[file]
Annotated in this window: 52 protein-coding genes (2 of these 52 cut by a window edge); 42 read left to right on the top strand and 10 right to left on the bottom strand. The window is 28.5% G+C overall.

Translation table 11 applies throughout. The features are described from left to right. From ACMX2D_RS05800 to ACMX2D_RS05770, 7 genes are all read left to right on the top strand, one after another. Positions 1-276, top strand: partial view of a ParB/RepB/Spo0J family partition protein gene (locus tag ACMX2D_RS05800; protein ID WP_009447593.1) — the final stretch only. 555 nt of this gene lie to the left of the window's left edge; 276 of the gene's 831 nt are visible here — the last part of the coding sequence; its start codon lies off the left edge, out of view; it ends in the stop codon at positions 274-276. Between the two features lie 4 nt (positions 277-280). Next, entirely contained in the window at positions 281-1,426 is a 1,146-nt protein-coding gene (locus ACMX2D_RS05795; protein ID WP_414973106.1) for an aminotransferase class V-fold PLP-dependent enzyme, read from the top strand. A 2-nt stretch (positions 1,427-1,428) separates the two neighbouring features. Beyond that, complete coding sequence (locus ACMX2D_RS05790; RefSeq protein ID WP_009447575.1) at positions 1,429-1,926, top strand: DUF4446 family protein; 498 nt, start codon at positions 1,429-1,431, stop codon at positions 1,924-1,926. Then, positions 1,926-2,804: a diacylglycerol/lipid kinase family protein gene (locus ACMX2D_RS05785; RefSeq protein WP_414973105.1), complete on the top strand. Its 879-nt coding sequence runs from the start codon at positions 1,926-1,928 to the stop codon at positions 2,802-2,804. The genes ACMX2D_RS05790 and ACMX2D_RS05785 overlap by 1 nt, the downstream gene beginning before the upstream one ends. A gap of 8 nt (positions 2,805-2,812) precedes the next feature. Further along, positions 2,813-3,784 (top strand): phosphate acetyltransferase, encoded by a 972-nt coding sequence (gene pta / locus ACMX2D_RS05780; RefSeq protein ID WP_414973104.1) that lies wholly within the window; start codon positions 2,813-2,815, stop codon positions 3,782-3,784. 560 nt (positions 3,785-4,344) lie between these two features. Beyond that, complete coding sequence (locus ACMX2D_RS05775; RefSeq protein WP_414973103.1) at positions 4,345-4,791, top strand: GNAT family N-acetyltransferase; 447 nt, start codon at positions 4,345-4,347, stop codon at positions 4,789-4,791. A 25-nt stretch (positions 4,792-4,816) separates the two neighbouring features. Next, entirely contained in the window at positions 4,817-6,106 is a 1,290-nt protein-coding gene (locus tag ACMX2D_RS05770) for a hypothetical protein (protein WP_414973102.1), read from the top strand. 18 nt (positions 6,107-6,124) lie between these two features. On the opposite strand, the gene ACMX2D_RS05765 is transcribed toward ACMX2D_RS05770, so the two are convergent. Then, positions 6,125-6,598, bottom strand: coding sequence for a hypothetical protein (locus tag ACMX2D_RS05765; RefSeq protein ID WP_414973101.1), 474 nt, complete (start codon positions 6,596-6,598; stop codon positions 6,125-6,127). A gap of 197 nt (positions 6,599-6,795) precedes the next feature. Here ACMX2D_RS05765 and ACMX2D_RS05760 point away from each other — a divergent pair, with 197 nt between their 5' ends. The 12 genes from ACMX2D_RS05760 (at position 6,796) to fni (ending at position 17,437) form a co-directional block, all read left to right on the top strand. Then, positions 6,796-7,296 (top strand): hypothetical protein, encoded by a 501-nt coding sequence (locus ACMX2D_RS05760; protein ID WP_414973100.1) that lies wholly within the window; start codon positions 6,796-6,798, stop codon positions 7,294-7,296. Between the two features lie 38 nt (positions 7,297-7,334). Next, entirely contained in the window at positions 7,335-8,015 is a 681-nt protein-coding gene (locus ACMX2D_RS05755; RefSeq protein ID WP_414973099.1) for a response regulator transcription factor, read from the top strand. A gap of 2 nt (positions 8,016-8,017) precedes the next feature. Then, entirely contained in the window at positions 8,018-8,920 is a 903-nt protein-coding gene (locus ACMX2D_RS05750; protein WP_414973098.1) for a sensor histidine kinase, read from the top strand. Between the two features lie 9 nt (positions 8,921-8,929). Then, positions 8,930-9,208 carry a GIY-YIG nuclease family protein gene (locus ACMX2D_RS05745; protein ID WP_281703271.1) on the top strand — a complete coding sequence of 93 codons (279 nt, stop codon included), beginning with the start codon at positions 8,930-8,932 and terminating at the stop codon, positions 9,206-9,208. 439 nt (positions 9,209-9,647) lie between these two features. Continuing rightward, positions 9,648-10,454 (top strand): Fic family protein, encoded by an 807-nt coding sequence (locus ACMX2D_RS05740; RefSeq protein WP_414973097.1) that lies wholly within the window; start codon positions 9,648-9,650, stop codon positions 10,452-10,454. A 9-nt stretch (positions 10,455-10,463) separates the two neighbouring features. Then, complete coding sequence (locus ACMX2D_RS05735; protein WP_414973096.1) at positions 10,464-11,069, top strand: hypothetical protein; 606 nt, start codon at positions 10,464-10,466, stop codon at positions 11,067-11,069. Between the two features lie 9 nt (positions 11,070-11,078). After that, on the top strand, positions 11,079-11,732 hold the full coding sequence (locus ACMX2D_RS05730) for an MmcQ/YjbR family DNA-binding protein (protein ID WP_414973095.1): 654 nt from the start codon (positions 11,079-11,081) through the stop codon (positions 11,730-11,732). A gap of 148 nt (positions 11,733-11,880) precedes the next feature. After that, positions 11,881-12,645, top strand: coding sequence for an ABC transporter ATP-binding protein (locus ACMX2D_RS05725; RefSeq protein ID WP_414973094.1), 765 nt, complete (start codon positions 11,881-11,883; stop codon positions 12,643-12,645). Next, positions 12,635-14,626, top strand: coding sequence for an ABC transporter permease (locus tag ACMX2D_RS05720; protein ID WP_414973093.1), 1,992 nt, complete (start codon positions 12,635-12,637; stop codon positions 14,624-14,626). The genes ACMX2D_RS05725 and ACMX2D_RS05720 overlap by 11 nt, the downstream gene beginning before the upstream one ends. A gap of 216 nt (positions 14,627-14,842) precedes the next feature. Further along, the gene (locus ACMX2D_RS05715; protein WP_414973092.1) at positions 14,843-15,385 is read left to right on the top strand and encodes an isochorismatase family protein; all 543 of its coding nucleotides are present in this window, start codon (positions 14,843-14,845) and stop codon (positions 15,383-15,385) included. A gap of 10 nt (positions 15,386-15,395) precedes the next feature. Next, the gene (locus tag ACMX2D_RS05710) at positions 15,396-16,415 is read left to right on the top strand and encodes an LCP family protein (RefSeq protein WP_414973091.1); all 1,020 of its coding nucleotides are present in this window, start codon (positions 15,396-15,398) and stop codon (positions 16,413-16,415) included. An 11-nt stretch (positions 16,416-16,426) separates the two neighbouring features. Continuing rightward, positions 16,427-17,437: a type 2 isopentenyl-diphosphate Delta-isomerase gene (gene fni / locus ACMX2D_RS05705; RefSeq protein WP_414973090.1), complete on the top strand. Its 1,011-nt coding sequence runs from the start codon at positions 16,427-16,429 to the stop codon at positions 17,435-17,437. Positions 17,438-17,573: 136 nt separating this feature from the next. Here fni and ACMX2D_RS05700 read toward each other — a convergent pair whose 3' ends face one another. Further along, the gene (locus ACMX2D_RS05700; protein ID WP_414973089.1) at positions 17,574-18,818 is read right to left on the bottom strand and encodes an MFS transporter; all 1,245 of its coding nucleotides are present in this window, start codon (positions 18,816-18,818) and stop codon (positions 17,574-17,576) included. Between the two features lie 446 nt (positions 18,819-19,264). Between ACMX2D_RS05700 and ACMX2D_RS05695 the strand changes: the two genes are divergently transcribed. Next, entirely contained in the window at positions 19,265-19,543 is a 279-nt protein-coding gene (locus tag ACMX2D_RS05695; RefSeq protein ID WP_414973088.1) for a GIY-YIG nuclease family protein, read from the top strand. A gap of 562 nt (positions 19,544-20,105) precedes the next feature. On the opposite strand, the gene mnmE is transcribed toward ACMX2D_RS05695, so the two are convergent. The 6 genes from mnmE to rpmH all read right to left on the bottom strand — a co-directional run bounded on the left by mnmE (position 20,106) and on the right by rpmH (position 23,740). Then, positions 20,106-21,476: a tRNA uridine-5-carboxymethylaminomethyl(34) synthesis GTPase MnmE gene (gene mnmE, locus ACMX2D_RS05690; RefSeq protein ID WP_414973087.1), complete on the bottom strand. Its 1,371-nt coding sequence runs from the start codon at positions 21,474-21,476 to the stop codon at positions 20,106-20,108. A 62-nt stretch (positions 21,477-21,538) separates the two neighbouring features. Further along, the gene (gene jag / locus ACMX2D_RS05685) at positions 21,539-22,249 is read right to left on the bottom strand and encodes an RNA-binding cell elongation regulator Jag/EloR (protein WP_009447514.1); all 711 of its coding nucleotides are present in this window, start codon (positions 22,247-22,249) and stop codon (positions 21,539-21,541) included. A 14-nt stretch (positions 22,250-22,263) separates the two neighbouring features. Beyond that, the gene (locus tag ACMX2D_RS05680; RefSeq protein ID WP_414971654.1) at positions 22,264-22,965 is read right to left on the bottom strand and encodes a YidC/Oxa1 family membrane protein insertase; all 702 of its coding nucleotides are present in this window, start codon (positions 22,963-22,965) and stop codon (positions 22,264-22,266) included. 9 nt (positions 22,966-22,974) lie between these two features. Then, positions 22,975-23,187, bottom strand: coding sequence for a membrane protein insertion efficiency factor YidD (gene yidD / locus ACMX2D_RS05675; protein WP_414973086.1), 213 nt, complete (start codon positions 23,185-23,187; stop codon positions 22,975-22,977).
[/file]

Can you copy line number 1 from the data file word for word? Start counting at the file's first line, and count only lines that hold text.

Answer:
Annotated in this window: 52 protein-coding genes (2 of these 52 cut by a window edge); 42 read left to right on the top strand and 10 right to left on the bottom strand. The window is 28.5% G+C overall.